By Kalhana’s mentions, we have assumed that this would have been started at the time of Ranaditya. He would have laid the stones and started building the first phase of the temple. 


This emperor was also a warrior king who after defeating another king called Yashovarman, the king of Kanauj, led to the founding of the Marthand Temple. King Lalitaditya was a worshiper of Sun as an all-pervading phenomenon. 

It is said to have been believed that the structure must have been started somewhere between 370 to 500 CE and completed during the reign of Lalitaditya Muktapida. 

The beautiful architecture of the remains of the building can be a treat to the eyes. 

  • Occupies the finest position in Kashmir
  • Most striking in size and situation of all existing remains of Kashmir
  • Solid walls and bold outlines that tower over till the roof
  • Fluted pillars of the surrounding colonnade give it an astounding appearance
  • Kalhana praises the wonderful shrine of Martanda with its massive walls of stone within a lofty enclosure
  • This is a very impressive ancient architecture
  • The town was mentioned by Kalhana as “swelling with grapes” which Lalitaditya founded near the temple
  • It stands on an open plain, where it can be seen to full advantage with a background of snowy mountain ranges
  • A great example of Kashmirian style of architecture
  • The material used to build the temple is strong and square limestone

7. Awantipora Temple

Avantipura Temple

This is a beautiful place where both the gods Shiva and Vishnu can be seen within just a span of 1 km. They are both addressed by very similar names that start with Avanti. While Vishnu is called by the name – Avantiswami, Shiva is called by the name – Avantishwar. The place was founded by a king called Avantivarman, who was also the founder of the Utpala Dynasty in the ninth century. This settlement was also known as Vishwasara. 


These two temples were built at two different times by the same ruler. Avantishwar temple is a little smaller than Avantiswami temple. The former was built before the king was crowned and the latter, once he ascended the throne. However, according to the locals, Avantivarman was a devotee of Vishnu and that the temple of Vishnu was first built. One of his ministers who was a Shiva devotee persuaded the king to build the Shiva temple and then it was built.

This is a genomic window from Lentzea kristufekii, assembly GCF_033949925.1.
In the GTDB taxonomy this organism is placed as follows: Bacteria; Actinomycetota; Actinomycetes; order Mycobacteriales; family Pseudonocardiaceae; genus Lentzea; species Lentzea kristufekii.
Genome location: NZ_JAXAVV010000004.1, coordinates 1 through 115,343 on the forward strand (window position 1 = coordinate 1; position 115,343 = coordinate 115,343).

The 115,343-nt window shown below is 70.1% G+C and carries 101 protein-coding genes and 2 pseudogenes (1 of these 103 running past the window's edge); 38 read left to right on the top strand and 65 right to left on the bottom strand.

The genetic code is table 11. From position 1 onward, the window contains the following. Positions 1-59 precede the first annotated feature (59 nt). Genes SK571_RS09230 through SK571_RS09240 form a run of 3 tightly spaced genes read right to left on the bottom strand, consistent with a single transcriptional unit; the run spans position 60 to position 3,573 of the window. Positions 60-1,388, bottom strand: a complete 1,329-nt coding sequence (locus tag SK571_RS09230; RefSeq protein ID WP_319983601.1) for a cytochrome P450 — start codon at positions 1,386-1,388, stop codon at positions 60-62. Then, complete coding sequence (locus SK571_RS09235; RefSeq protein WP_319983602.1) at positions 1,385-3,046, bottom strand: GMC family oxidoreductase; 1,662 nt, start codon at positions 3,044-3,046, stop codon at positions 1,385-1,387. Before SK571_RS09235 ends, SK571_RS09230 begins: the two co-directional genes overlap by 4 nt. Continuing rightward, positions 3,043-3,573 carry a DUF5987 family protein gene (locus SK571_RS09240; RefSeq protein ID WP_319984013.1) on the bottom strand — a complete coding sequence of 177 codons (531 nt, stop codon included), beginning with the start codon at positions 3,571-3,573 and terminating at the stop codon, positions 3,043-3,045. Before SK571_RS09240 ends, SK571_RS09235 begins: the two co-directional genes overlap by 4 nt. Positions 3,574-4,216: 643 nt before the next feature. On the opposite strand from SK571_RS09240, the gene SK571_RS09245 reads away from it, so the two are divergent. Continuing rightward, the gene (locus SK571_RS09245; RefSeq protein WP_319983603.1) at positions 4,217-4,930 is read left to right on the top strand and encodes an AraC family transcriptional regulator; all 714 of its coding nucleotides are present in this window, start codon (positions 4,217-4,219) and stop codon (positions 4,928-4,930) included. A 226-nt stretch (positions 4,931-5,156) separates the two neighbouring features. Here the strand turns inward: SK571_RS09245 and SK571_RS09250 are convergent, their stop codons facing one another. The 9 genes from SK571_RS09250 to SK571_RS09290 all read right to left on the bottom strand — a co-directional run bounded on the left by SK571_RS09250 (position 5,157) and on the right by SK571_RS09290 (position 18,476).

The below points explain the architecture and the stunning pieces of information about the two temples.

  • The temples were built using sandstone due to which they have eroded over a period of time
  • They are inspired by the Gandharva style of architecture
  • The central shrine in the temple is built in a spacious courtyard
  • Four smaller shrines are built in the corners
  • A pillared mandapam stands in front of the shrine in the center
  • Excavations made on these temples have yielded coins of different metals
  • Beautiful carvings and sculptures make the monuments more and more beautiful
  • One of the sculptures represent the king himself
  • Some carvings represent demigods and mythical creatures
  • This temple speaks about the glorious past of the country

8. Pandrethan Temple

Padrethan Temple

An ancient temple, dedicated to Lord Shiva that is located about 9 km from Srinagar, the capital of Jammu and Kashmir. 


The temple, in history, was also known as Meruvardhana Swami and was built by a minister to King Partha called Meru. It was built around 921 CE. According to Rajatarangini, Pravarasena in the sixth century CE made it his capital and called it Puranadishthana, which means “an Old Town” in Sanskrit. A wildfire devastated Padrethan destroying the whole city. Fortunately, this very temple survived the fire letting us see the beauty of Kashmiri style architecture. King Ashoka is credited for beautifying this place. 

  • Lord Shiva lies within a square-shaped tank to the north of river Jhelum
  • It is now called Paani Mandir by the people living in nearby places
  • The ceilings of the temple have been the finest interior ceiling of any surviving temple
  • The temple is a classical example of Kashmiri Architecture
  • The domed roof of this temple is a piece of one of the finest architectures
  • The retaining wall is beautified by a series of arches 
  • The Chinar trees surround this temple that is presently present in a water pond

9. Mamleshwar Temple

Mamleshwar Temple

A very small temple that is barely under eight square feet from inside. A porch supported by two columns is evident. A Shivalinga is mounted on a piece that supports the idol from not falling. In addition, surprisingly, a stream emerges out from under the temple site.


It is said that Ganesha got his elephant at this very place. This is where Parvati asked Ganesha to secure the place by not allowing anyone to come inside. When Shiva came and wanted to go in, Ganesha obstructs him from entering the place. This made Shiva furious when he cut Ganesha’s head. Only after Parvati came out that she realized that Ganesha was killed by Shiva. They both then bring Ganesha back to life by placing an elephants head on Ganesha. This is the place where the above incident happened. 

  • The temple dates back to 400 CE
  • A km away from Pahalgam
  • Resting amidst the covered mountains
  • Situated across the Kolahoi Stream, another beautiful attraction of this region

In summary, even when Kashmir had certain creative aspects unique to its beauty, it has always been an integral part of the nation. Though a lot of differences have been a diversified part of the nation, Sanskrit (some shlokas are here in this link) and Culture have united them into one.